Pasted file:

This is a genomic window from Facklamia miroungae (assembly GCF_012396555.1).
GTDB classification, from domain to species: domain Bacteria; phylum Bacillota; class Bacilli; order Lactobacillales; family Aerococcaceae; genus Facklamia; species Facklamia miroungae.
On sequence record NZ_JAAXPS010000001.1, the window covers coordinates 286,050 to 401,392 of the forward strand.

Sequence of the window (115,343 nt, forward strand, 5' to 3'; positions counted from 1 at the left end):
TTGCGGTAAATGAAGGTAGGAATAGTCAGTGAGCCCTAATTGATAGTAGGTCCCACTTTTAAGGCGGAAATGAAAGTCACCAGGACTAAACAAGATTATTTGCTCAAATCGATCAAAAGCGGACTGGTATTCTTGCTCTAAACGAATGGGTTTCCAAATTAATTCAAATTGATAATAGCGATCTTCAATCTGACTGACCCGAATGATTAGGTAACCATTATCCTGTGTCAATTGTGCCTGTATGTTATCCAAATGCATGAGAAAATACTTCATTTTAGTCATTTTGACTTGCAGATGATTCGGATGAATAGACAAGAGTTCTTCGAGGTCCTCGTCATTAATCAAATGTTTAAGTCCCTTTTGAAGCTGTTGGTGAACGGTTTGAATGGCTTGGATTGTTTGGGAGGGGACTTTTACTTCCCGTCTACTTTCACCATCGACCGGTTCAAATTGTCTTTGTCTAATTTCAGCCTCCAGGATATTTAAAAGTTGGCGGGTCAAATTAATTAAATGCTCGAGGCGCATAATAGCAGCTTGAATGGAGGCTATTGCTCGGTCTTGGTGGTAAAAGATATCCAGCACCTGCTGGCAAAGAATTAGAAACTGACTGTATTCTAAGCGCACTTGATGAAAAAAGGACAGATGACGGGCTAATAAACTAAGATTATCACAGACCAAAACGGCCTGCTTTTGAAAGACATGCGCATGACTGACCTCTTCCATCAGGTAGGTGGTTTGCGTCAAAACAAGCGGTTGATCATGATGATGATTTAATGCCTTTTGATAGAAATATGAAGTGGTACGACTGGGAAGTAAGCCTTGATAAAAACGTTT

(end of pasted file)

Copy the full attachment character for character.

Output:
This is a genomic window from Facklamia miroungae (assembly GCF_012396555.1).
GTDB classification, from domain to species: domain Bacteria; phylum Bacillota; class Bacilli; order Lactobacillales; family Aerococcaceae; genus Facklamia; species Facklamia miroungae.
On sequence record NZ_JAAXPS010000001.1, the window covers coordinates 286,050 to 401,392 of the forward strand.

Sequence of the window (115,343 nt, forward strand, 5' to 3'; positions counted from 1 at the left end):
TTGCGGTAAATGAAGGTAGGAATAGTCAGTGAGCCCTAATTGATAGTAGGTCCCACTTTTAAGGCGGAAATGAAAGTCACCAGGACTAAACAAGATTATTTGCTCAAATCGATCAAAAGCGGACTGGTATTCTTGCTCTAAACGAATGGGTTTCCAAATTAATTCAAATTGATAATAGCGATCTTCAATCTGACTGACCCGAATGATTAGGTAACCATTATCCTGTGTCAATTGTGCCTGTATGTTATCCAAATGCATGAGAAAATACTTCATTTTAGTCATTTTGACTTGCAGATGATTCGGATGAATAGACAAGAGTTCTTCGAGGTCCTCGTCATTAATCAAATGTTTAAGTCCCTTTTGAAGCTGTTGGTGAACGGTTTGAATGGCTTGGATTGTTTGGGAGGGGACTTTTACTTCCCGTCTACTTTCACCATCGACCGGTTCAAATTGTCTTTGTCTAATTTCAGCCTCCAGGATATTTAAAAGTTGGCGGGTCAAATTAATTAAATGCTCGAGGCGCATAATAGCAGCTTGAATGGAGGCTATTGCTCGGTCTTGGTGGTAAAAGATATCCAGCACCTGCTGGCAAAGAATTAGAAACTGACTGTATTCTAAGCGCACTTGATGAAAAAAGGACAGATGACGGGCTAATAAACTAAGATTATCACAGACCAAAACGGCCTGCTTTTGAAAGACATGCGCATGACTGACCTCTTCCATCAGGTAGGTGGTTTGCGTCAAAACAAGCGGTTGATCATGATGATGATTTAATGCCTTTTGATAGAAATATGAAGTGGTACGACTGGGAAGTAAGCCTTGATAAAAACGTTT